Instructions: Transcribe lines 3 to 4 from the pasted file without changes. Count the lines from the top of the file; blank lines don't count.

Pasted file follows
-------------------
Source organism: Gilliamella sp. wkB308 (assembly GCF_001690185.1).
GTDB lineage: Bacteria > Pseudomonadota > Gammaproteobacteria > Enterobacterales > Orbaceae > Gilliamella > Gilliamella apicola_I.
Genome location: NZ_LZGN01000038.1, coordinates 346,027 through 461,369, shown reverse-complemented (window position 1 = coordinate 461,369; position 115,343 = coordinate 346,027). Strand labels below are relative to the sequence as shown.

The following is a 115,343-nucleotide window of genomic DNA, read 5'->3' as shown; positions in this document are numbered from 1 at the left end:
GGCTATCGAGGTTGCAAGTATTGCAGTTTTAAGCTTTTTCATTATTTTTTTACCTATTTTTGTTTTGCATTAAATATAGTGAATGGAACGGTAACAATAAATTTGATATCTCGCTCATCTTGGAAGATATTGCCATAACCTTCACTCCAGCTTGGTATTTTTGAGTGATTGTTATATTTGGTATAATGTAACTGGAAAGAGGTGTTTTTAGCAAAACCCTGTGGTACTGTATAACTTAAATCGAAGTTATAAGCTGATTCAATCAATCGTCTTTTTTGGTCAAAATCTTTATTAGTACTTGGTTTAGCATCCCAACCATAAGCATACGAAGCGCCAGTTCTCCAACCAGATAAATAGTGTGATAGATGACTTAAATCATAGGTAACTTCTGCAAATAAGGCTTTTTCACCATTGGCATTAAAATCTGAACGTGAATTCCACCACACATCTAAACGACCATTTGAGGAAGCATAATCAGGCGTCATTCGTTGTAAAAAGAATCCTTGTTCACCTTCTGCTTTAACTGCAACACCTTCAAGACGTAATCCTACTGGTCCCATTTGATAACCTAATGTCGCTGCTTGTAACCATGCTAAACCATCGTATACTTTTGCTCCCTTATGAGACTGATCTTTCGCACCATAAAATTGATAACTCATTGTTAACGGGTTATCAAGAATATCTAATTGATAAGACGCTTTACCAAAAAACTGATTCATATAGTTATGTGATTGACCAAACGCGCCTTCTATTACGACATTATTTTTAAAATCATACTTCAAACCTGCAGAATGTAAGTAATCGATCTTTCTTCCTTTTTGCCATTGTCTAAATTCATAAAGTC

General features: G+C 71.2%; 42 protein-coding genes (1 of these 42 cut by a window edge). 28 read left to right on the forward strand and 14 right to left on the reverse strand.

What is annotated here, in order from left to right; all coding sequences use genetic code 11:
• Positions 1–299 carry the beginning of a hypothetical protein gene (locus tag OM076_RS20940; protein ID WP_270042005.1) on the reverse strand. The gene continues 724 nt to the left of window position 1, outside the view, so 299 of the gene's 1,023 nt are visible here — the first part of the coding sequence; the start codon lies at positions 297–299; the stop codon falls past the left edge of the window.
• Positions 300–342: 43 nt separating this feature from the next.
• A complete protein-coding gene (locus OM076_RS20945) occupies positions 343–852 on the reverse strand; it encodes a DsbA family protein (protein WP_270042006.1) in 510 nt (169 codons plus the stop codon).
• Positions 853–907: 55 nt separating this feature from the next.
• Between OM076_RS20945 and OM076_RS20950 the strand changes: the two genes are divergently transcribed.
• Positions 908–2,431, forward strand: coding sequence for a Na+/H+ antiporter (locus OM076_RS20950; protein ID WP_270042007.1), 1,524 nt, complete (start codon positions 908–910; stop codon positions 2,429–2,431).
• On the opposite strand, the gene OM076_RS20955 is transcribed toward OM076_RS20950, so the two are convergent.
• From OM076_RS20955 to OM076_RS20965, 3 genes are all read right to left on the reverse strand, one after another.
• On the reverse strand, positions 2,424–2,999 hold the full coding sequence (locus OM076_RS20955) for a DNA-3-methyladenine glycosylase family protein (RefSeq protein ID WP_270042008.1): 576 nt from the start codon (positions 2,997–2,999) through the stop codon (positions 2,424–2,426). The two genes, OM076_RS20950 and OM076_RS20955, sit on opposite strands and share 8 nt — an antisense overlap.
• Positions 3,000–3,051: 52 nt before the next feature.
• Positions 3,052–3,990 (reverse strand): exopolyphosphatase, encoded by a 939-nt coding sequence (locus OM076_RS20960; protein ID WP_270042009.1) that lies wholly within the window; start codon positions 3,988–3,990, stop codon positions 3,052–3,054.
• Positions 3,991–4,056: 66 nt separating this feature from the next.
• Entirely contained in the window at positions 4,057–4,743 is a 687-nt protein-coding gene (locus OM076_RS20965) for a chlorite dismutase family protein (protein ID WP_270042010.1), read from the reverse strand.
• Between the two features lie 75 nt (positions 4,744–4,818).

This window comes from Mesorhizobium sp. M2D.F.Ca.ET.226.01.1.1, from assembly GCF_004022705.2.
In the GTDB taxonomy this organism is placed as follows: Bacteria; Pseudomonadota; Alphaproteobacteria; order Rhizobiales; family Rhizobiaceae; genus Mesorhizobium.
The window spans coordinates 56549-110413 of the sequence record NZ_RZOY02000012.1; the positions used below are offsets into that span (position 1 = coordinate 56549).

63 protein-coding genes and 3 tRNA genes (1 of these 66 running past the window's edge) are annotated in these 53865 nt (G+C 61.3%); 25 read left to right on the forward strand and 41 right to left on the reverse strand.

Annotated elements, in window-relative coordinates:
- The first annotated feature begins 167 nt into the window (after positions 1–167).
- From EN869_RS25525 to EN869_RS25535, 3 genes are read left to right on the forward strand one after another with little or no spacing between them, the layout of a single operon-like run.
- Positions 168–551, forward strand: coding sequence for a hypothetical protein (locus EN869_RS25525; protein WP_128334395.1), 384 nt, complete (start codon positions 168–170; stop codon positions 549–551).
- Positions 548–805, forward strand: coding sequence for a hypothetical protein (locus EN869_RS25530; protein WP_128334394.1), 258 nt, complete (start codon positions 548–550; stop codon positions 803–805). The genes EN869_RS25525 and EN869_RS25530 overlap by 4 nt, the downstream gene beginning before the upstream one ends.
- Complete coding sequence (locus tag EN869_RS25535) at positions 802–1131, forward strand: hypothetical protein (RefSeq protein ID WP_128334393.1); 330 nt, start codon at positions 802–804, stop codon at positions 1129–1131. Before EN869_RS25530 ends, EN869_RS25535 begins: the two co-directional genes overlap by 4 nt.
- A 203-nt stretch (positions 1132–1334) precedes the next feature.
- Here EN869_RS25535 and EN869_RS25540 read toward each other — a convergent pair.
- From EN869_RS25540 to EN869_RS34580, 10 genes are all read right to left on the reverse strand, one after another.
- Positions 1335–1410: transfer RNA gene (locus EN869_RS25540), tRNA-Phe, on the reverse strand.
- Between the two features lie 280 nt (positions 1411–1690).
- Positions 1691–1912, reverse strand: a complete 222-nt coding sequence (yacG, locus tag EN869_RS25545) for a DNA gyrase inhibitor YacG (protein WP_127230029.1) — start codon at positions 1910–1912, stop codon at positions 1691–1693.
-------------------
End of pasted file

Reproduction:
Genome location: NZ_LZGN01000038.1, coordinates 346,027 through 461,369, shown reverse-complemented (window position 1 = coordinate 461,369; position 115,343 = coordinate 346,027). Strand labels below are relative to the sequence as shown.

The following is a 115,343-nucleotide window of genomic DNA, read 5'->3' as shown; positions in this document are numbered from 1 at the left end: